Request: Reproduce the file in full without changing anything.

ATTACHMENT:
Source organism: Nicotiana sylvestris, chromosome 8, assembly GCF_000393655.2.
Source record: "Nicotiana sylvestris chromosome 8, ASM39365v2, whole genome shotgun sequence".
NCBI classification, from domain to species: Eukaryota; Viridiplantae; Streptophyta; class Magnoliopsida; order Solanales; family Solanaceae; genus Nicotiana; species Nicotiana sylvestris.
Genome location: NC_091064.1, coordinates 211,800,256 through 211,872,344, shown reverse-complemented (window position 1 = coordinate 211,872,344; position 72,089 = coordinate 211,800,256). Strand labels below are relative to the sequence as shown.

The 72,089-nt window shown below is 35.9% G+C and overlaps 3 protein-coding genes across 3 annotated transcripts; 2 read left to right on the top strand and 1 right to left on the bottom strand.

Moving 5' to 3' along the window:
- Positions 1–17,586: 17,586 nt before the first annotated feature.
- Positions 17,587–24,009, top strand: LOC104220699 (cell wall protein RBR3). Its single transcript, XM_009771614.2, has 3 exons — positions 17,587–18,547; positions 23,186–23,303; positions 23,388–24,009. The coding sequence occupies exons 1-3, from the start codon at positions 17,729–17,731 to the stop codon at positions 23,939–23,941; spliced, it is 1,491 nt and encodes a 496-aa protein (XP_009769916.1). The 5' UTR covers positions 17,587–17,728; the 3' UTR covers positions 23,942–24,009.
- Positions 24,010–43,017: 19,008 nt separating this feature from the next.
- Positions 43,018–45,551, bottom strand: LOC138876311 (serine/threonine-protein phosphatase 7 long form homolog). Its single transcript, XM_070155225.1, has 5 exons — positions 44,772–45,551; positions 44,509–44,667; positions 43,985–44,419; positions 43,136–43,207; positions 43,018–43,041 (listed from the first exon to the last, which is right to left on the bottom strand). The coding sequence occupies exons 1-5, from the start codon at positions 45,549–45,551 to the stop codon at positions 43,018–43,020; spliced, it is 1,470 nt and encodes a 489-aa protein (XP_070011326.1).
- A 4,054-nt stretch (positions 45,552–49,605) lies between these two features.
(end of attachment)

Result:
Source organism: Nicotiana sylvestris, chromosome 8, assembly GCF_000393655.2.
Source record: "Nicotiana sylvestris chromosome 8, ASM39365v2, whole genome shotgun sequence".
NCBI classification, from domain to species: Eukaryota; Viridiplantae; Streptophyta; class Magnoliopsida; order Solanales; family Solanaceae; genus Nicotiana; species Nicotiana sylvestris.
Genome location: NC_091064.1, coordinates 211,800,256 through 211,872,344, shown reverse-complemented (window position 1 = coordinate 211,872,344; position 72,089 = coordinate 211,800,256). Strand labels below are relative to the sequence as shown.

The 72,089-nt window shown below is 35.9% G+C and overlaps 3 protein-coding genes across 3 annotated transcripts; 2 read left to right on the top strand and 1 right to left on the bottom strand.

Moving 5' to 3' along the window:
- Positions 1–17,586: 17,586 nt before the first annotated feature.
- Positions 17,587–24,009, top strand: LOC104220699 (cell wall protein RBR3). Its single transcript, XM_009771614.2, has 3 exons — positions 17,587–18,547; positions 23,186–23,303; positions 23,388–24,009. The coding sequence occupies exons 1-3, from the start codon at positions 17,729–17,731 to the stop codon at positions 23,939–23,941; spliced, it is 1,491 nt and encodes a 496-aa protein (XP_009769916.1). The 5' UTR covers positions 17,587–17,728; the 3' UTR covers positions 23,942–24,009.
- Positions 24,010–43,017: 19,008 nt separating this feature from the next.
- Positions 43,018–45,551, bottom strand: LOC138876311 (serine/threonine-protein phosphatase 7 long form homolog). Its single transcript, XM_070155225.1, has 5 exons — positions 44,772–45,551; positions 44,509–44,667; positions 43,985–44,419; positions 43,136–43,207; positions 43,018–43,041 (listed from the first exon to the last, which is right to left on the bottom strand). The coding sequence occupies exons 1-5, from the start codon at positions 45,549–45,551 to the stop codon at positions 43,018–43,020; spliced, it is 1,470 nt and encodes a 489-aa protein (XP_070011326.1).
- A 4,054-nt stretch (positions 45,552–49,605) lies between these two features.